It was 20 years ago today that the four of them began to play. The Dream Syndicate, Bangles (pictured), Rain Parade and Three O’Clock formed a neo-psychedelic Los Angeles scene in the ‘80s. MAGNET examines a pair of audio artifacts that tell the story of the Paisley Underground. By Corey duBrowa
Los Angeles, circa 1984. The world watches while the Summer Olympics take flight; Reagan and his conservative cronies are re-elected in a landslide; the economy continues its inexorable trudge into darkness; and the sound emanating from local clubs is the roaring buzzsaw of punk bands such as Black Flag, X, Minutemen and Agent Orange. MTV is in its infancy—all sweetness and light, with a bit of mascara applied—but the pervasive vibe is one of anger, fear and faint hopes for better days somewhere in the smoggy wastelands of Southern California.
It’s within this forbidding landscape that the Paisley Underground saw its heyday, proffering a West Coast version of the CBGB template from which other regional scenes (Boston, Seattle and Chapel Hill among them) would borrow heavily. As with most “next big things” that have come and gone, the facts now are sketchy and the agreements few. What was the Paisley Underground? Who were the players, the contenders, the hangers-on? Those who were there hardly see eye-to-eye about what occurred, but all seem to recognize that something special once existed, never mind the details.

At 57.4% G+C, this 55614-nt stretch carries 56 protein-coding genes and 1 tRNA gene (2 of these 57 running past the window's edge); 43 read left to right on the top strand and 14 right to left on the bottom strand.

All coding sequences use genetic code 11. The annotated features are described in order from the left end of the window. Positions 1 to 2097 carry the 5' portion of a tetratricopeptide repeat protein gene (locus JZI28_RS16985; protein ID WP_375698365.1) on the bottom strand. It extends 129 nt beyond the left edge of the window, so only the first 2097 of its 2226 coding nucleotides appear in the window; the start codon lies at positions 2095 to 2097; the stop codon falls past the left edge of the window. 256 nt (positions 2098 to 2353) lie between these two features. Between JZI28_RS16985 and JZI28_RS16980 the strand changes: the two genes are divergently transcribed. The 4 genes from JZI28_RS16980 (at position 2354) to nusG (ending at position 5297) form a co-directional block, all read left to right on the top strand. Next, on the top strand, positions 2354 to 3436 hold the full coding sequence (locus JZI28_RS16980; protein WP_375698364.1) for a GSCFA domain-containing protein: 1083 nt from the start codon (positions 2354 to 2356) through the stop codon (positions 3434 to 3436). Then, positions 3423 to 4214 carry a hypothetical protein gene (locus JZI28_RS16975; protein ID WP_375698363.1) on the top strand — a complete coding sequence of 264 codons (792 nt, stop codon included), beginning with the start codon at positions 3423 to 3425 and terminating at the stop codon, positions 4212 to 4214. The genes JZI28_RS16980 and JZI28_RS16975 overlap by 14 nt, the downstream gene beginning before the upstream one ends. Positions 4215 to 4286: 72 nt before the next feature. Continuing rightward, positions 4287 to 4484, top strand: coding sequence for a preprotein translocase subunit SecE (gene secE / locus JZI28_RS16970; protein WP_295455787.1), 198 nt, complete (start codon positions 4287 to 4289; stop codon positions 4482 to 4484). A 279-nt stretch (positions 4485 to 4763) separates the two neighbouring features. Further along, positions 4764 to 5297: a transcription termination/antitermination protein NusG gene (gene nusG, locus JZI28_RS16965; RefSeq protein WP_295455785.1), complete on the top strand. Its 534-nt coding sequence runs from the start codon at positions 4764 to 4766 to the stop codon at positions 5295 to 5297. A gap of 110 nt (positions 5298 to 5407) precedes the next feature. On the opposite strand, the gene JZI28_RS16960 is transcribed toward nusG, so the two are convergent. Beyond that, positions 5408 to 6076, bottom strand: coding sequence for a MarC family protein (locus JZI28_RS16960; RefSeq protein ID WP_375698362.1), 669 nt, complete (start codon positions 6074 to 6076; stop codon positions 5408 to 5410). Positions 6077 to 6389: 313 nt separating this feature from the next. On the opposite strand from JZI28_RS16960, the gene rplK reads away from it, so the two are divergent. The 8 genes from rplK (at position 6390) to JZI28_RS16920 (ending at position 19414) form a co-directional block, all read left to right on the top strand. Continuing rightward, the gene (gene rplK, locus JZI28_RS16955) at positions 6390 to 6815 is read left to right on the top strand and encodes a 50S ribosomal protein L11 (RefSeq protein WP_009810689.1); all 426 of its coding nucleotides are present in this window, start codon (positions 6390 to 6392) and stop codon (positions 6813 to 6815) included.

During its moment in the pop-culture sun, the Paisley Underground created the foundation upon which the houses of dream-pop and alt-country would later be built. While rich with music and memories, two particular records have emerged as talismans for the era: Rainy Day, a covers collection featuring songs written by ‘60s acts ranging from the Velvet Underground to Neil Young, and The Lost Weekend, a hazy alt-country hoedown recorded by Danny & Dusty (Dan Stuart, Steve Wynn and assorted friends) before any such handle existed. Peering backward through the kaleidoscope reveals glimpses of a scene marked by then-unfashionable influences and the secret society that held them close.